New York, NY — One often hears that human necessities include access to food, water and shelter. Although this is certainly true to an extent, it also fails to address the nuance that rests in those words. Humans need healthy and sustainable food, clean water and shelter. Along with that, we need adequate, sustainable energy for long-term positive growth. A lack of access to sustainable energy means one is in fuel poverty. This is an issue that plagues much of the world. In France, fuel poverty is heightened by the rising home energy costs.
What Is Fuel Poverty?
Fuel poverty officially refers to “the difficulty for households to afford adequate warmth in their home.” So, fuel poverty is a violation of the importance of access to secure and sustainable shelter. Additionally, “fuel poverty is a complex and multi-scale issue, relating to the household-level to the country-level and the demand-side to the supply-side.” Many factors shape fuel poverty, including social and economic conditions. Ultimately, fuel poverty represents an essential aspect regarding the lack of access to basic needs that people in poverty have worldwide.
Fuel Poverty In France
Fuel poverty in France is exceptionally high, as energy costs have risen steadily since 2004. Additionally, they show that 3.5 million households suffered from cold in their home in 2006. 3.8 million spent more than 10% of their income to pay their energy bill. Grenoble local Chris Dickson told The Borgen Project that “today, according to the ONPE (Office National de la Précarité énergétique) that figure can be more accurately estimated at 5 million”. This increase in citizens suffering from inadequate heat in their homes indicates a rise in fuel poverty in France.
The Capital of the Alps
Nicknamed France’s Capital of the Alps, Grenoble is a medium-sized city home to over 500,000 people. Climate issues rear their head in Grenoble primarily because of the high mountains, which traps pollution “emitted mainly by cars and wood-burning fireplaces all over the city.” Additionally, Grenoble is also more at risk because of the cold winter months. Grenoble can drop to lows of 30 to 35 degrees Fahrenheit. Grenoble is at high risk of fuel poverty due to its geographic location and current climate issues.
When asked about poverty in Grenoble, Dickson told The Borgen Project that “my husband worked for a charity organization for five years and saw the demand for assistance triple from 2015 to 2020. Les Restos du Coeur operates as a food bank, a soup kitchen, distributes clothing to the needy and provides other services. Today it is difficult to imagine the nefarious effects that the COVID pandemic has brought. However, we know they are unable to satisfy the demand. The beneficiaries of these charitable programs mainly include people who are no longer able to make ends meet.” The connection between the rise in poverty in Grenoble and the inability to afford heat energy in homes is significant.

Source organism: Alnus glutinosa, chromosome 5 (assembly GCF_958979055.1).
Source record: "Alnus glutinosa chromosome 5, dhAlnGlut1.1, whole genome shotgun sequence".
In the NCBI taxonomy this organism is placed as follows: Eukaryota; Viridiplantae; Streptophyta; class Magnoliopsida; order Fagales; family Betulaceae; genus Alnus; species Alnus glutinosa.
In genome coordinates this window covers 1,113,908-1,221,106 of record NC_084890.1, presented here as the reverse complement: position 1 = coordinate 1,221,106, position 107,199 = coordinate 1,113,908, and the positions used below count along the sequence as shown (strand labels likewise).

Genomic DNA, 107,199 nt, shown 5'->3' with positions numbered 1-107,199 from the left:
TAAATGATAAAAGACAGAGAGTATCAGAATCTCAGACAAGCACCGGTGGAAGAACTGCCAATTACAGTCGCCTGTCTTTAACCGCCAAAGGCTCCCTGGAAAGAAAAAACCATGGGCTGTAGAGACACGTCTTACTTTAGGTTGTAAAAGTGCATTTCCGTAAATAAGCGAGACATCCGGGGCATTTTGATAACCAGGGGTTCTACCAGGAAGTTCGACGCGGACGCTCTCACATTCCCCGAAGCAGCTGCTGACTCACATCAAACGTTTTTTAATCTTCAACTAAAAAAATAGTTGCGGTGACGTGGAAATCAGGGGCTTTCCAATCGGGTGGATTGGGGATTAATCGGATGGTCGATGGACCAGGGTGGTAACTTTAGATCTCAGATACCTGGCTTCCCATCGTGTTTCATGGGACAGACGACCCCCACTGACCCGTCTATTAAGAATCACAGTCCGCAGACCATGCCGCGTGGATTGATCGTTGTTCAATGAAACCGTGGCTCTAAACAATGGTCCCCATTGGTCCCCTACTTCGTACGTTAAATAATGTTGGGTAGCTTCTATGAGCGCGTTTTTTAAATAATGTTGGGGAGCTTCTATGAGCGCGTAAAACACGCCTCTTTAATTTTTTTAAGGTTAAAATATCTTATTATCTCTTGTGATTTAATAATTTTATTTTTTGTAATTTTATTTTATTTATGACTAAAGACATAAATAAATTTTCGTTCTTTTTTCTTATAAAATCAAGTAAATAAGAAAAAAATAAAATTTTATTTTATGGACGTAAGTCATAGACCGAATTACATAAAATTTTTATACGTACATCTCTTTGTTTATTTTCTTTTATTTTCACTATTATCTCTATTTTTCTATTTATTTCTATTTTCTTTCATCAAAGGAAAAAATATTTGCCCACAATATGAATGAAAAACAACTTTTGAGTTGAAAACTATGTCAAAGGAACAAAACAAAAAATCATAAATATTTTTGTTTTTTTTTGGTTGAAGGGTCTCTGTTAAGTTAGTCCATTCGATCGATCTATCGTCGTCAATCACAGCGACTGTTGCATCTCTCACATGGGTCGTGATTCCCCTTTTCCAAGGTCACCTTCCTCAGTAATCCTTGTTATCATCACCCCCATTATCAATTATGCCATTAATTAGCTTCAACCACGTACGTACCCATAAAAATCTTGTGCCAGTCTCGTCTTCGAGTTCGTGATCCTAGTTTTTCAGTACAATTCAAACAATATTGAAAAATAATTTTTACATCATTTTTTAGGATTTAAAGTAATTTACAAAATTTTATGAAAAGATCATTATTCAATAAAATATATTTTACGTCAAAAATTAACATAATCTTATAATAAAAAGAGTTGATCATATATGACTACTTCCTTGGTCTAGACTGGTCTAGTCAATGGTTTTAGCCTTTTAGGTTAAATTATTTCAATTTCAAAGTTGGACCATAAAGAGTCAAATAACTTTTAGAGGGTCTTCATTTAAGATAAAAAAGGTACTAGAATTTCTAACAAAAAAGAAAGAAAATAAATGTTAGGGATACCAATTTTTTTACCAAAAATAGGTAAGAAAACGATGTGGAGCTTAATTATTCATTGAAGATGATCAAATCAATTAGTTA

Efforts Against Fuel Poverty
Some have tried to fight the rising rates of fuel poverty in Grenoble. In 2014, Eric Piolle became France’s first Green Party Mayor. Dickson told The Borgen Project how Piolle has helped. She said, “he has put into place a number of programs to address the problem of fuel poverty with a view to making the energy transition that will be necessary for the future. For example, Piolle has helped to create government offices such as the Office Nationale de la Précarité Énergétique to assist individuals faced with fuel poverty. OPAH Opération programmé pour l’amélioration de l’Habitat which subsidizes rehabilitation of housing in poor neighborhoods by renovating insulation and modernizing heating installations to ensure their efficiency.”
Future of Fuel Poverty
Additionally, individuals can contact the Centre Communal d’Action Sociale in Grenoble to seek help with a problem. A specialized counselor will help them to help find a solution. Moreover, these efforts have set an example for the rest of France. According to Dickson, “In 2014, Eric Piolle was the first Europe Ecologie Les Verts mayor to be elected to a city of over 100,000 in France. Today there are seven others.”
These efforts all represent real progress in the fight against fuel poverty at a governmental level. Piolle’s re-election in 2020 reveals the Grenoblois’ faith in his strategies. However, rising rates indicate significantly more work. The pandemic and the ongoing refugee crisis contribute to poverty and fuel poverty. Having access to a shelter that provides adequate heat is a human necessity.
– Sebastian Fell